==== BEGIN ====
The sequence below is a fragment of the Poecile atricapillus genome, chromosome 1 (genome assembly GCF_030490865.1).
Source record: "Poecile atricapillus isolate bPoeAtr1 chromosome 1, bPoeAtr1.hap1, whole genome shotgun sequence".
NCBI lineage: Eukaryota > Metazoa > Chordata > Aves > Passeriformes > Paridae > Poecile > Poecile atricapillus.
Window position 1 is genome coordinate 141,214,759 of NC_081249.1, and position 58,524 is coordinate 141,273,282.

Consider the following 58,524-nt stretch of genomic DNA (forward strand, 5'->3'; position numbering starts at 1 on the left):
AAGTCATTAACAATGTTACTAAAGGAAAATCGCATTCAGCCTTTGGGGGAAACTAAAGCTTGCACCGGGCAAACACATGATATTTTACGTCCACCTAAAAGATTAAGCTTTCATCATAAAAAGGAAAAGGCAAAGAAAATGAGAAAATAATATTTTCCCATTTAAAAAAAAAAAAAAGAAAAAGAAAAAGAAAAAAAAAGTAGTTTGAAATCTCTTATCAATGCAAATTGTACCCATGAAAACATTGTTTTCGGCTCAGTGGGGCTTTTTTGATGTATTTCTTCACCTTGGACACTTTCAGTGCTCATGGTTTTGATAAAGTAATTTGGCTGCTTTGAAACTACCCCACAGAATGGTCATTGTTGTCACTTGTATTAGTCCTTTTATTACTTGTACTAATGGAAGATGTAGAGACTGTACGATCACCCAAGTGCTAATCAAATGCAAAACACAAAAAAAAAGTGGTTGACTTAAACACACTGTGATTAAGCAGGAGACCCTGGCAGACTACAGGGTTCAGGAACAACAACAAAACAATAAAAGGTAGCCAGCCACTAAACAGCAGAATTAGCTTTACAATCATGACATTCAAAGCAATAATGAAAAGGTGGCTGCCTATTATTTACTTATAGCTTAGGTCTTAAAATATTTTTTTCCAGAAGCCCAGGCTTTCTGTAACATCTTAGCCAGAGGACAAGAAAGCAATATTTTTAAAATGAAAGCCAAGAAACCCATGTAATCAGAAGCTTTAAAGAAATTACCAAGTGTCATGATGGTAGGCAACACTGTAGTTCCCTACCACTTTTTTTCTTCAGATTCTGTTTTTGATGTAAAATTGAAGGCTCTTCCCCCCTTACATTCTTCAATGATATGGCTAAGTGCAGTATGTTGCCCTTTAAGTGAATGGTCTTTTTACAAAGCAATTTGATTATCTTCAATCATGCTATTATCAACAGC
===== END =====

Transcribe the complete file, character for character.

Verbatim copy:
The sequence below is a fragment of the Poecile atricapillus genome, chromosome 1 (genome assembly GCF_030490865.1).
Source record: "Poecile atricapillus isolate bPoeAtr1 chromosome 1, bPoeAtr1.hap1, whole genome shotgun sequence".
NCBI lineage: Eukaryota > Metazoa > Chordata > Aves > Passeriformes > Paridae > Poecile > Poecile atricapillus.
Window position 1 is genome coordinate 141,214,759 of NC_081249.1, and position 58,524 is coordinate 141,273,282.

Consider the following 58,524-nt stretch of genomic DNA (forward strand, 5'->3'; position numbering starts at 1 on the left):
AAGTCATTAACAATGTTACTAAAGGAAAATCGCATTCAGCCTTTGGGGGAAACTAAAGCTTGCACCGGGCAAACACATGATATTTTACGTCCACCTAAAAGATTAAGCTTTCATCATAAAAAGGAAAAGGCAAAGAAAATGAGAAAATAATATTTTCCCATTTAAAAAAAAAAAAAAGAAAAAGAAAAAGAAAAAAAAAGTAGTTTGAAATCTCTTATCAATGCAAATTGTACCCATGAAAACATTGTTTTCGGCTCAGTGGGGCTTTTTTGATGTATTTCTTCACCTTGGACACTTTCAGTGCTCATGGTTTTGATAAAGTAATTTGGCTGCTTTGAAACTACCCCACAGAATGGTCATTGTTGTCACTTGTATTAGTCCTTTTATTACTTGTACTAATGGAAGATGTAGAGACTGTACGATCACCCAAGTGCTAATCAAATGCAAAACACAAAAAAAAAGTGGTTGACTTAAACACACTGTGATTAAGCAGGAGACCCTGGCAGACTACAGGGTTCAGGAACAACAACAAAACAATAAAAGGTAGCCAGCCACTAAACAGCAGAATTAGCTTTACAATCATGACATTCAAAGCAATAATGAAAAGGTGGCTGCCTATTATTTACTTATAGCTTAGGTCTTAAAATATTTTTTTCCAGAAGCCCAGGCTTTCTGTAACATCTTAGCCAGAGGACAAGAAAGCAATATTTTTAAAATGAAAGCCAAGAAACCCATGTAATCAGAAGCTTTAAAGAAATTACCAAGTGTCATGATGGTAGGCAACACTGTAGTTCCCTACCACTTTTTTTCTTCAGATTCTGTTTTTGATGTAAAATTGAAGGCTCTTCCCCCCTTACATTCTTCAATGATATGGCTAAGTGCAGTATGTTGCCCTTTAAGTGAATGGTCTTTTTACAAAGCAATTTGATTATCTTCAATCATGCTATTATCAACAGC